We asked top marketers from around the world what their predictions are for the state of content marketing. Here they are:
We will see an increase in brands becoming media publishers. As brands get more comfortable pivoting from the products they sell into the beliefs they share, more and more brands will experiment, but likely with mixed results. There will be lightly branded, niche community successes. And likely high profile flops, a victim of either overly shilly sales docs consumers see right through or too thinly branded that internal bean counters pull the plug for lack of accountability.
Though it still won’t be nowhere near their core product or service offering. Maybe in 2017?
As a result, we will see the opposite reaction from publishers as they begin to earn revenue off selling consumer facing products and services.
This type of content brings value to readers, in the form of case studies, ebooks, infographics and whitepapers.
We as marketers seem to only talk about leads, but we have to assist lower in the funnel with content that helps win revenue. It isn’t as flashy, but I think it will be much more effective. Closing the gap between marketing and sales with content will definitely help any marketer grow in their career.
Adding closed captions to video is an important step for content creators. Not only will it help the videos get more views and increase view times and engagement, but also it will give even more people – including the nearly 70% of YouTube users who come from outside the U.S. or don’t speak English – access to the content.
Furthermore, this step will give the 30 million Americans who are deaf or hard of hearing the ability to understand what is being said in those videos. YouTube’s product manager, Matthew Glotzbach, recently shared a stat citing that 25% of YouTube’s content has some form of closed captioning. I see 2016 as the year that number finally takes a sharp upward turn.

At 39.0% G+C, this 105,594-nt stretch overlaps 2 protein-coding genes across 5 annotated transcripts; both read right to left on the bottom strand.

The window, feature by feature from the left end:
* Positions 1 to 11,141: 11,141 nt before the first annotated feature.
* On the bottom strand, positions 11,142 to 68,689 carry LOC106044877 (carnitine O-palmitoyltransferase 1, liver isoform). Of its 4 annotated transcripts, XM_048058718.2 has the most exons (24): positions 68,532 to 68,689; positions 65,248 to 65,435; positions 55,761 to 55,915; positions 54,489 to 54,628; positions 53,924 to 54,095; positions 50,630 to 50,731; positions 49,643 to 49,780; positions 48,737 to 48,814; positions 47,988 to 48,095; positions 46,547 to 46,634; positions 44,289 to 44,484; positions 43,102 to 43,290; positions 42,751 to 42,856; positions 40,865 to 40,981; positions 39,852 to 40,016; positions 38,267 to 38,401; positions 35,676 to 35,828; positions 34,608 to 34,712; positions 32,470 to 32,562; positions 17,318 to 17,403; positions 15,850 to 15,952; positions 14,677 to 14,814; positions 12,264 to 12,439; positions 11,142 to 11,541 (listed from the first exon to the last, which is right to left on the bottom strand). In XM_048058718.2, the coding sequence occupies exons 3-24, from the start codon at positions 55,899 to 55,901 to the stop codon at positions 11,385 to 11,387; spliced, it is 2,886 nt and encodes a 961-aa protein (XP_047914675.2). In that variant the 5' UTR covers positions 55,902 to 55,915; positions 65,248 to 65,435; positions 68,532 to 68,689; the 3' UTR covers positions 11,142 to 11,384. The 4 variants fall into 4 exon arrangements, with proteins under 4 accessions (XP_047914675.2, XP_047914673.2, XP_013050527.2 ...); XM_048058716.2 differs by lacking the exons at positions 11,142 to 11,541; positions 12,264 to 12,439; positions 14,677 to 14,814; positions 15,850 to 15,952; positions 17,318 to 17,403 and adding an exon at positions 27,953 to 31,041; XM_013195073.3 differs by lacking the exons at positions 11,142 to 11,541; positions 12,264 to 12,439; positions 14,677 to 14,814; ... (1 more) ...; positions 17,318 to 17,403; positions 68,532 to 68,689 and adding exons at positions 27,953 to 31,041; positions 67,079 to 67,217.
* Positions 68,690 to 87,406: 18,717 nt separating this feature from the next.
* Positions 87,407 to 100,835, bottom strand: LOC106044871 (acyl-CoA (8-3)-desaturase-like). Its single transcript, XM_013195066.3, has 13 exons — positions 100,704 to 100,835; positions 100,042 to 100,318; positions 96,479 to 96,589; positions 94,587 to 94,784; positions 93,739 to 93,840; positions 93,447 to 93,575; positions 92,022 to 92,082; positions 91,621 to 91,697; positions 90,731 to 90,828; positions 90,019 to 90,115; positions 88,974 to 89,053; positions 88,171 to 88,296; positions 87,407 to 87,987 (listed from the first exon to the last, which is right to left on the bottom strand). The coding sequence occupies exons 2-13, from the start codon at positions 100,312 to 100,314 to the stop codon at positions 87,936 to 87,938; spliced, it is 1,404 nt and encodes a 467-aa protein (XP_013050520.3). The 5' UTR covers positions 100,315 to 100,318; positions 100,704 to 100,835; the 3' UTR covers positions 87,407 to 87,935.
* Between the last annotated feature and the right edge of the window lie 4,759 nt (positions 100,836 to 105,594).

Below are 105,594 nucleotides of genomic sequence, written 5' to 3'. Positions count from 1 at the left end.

Google’s new AMP platform promises better mobile experiences for users and has even hinted at giving ranking boosts to webpages that adopt the platform. Along with this, Facebook’s Instant Articles will grow in usage – they’ve already got a number of big publishers onboard, including the likes of BuzzFeed who say that they’ve been getting increased engagement as a result.
Content marketing as a concept was brand new around 2000. Google bought blogger back in 2003. One of the big names in content marketing is Neil Patel, who’s blogging went big around 2005 when the Wall Street Journal and others named him one of the web’s “top influencers”.
Content marketing as we know and think of it – hasn’t changed since then. Relate to your audience (instead of interrupting them with ads), engage them – and eventually sell.
Today, if a company is approaching their content marketing with the mindset of “we should do this too” – they’re not only behind, it’s hurting them. For 2 crucial reasons:
Because content has become a commodity, simply publishing content does not differentiate your company from anyone else, or offer any particular value. If your audience is interested in a specific topic – they can already google it and find great information anywhere online.
Every company sends emails, writes articles and has a blog, so people are now overwhelmed. You have to appreciate that when relating to your audience.
Your audience is craving something more than information, content, and even “thought leadership”.
Your customers, clients, and audience are looking for relationships. My prediction for 2016 is that savvy and strategic entrepreneurs, business owners and marketers will start to STOP thinking about “content” and start thinking about building a relationship.
More specifically, you’ll see the true thought leaders online begin to:
We’re about to see the Internet become human and see the human side of companies. I’m sure you’ve seen McDonalds take this approach with their YouTube videos – they’re clearly building a relationship. See for yourself.